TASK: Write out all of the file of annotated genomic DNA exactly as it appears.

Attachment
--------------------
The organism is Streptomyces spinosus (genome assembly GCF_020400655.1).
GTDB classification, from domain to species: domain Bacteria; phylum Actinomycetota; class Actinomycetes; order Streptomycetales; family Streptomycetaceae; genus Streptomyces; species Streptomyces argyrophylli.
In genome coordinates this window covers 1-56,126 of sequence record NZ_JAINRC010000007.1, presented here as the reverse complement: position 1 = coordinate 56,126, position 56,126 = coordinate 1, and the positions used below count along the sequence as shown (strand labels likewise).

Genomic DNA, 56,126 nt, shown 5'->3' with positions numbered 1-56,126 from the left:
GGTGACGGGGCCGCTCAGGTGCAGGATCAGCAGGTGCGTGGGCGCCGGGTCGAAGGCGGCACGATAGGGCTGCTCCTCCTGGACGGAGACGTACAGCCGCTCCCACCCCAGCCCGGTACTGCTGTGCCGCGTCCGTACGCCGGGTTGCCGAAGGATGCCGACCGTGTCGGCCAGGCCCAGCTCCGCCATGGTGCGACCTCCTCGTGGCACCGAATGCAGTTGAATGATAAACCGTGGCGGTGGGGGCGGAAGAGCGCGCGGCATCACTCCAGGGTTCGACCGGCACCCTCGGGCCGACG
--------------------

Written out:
The organism is Streptomyces spinosus (genome assembly GCF_020400655.1).
GTDB classification, from domain to species: domain Bacteria; phylum Actinomycetota; class Actinomycetes; order Streptomycetales; family Streptomycetaceae; genus Streptomyces; species Streptomyces argyrophylli.
In genome coordinates this window covers 1-56,126 of sequence record NZ_JAINRC010000007.1, presented here as the reverse complement: position 1 = coordinate 56,126, position 56,126 = coordinate 1, and the positions used below count along the sequence as shown (strand labels likewise).

Genomic DNA, 56,126 nt, shown 5'->3' with positions numbered 1-56,126 from the left:
GGTGACGGGGCCGCTCAGGTGCAGGATCAGCAGGTGCGTGGGCGCCGGGTCGAAGGCGGCACGATAGGGCTGCTCCTCCTGGACGGAGACGTACAGCCGCTCCCACCCCAGCCCGGTACTGCTGTGCCGCGTCCGTACGCCGGGTTGCCGAAGGATGCCGACCGTGTCGGCCAGGCCCAGCTCCGCCATGGTGCGACCTCCTCGTGGCACCGAATGCAGTTGAATGATAAACCGTGGCGGTGGGGGCGGAAGAGCGCGCGGCATCACTCCAGGGTTCGACCGGCACCCTCGGGCCGACG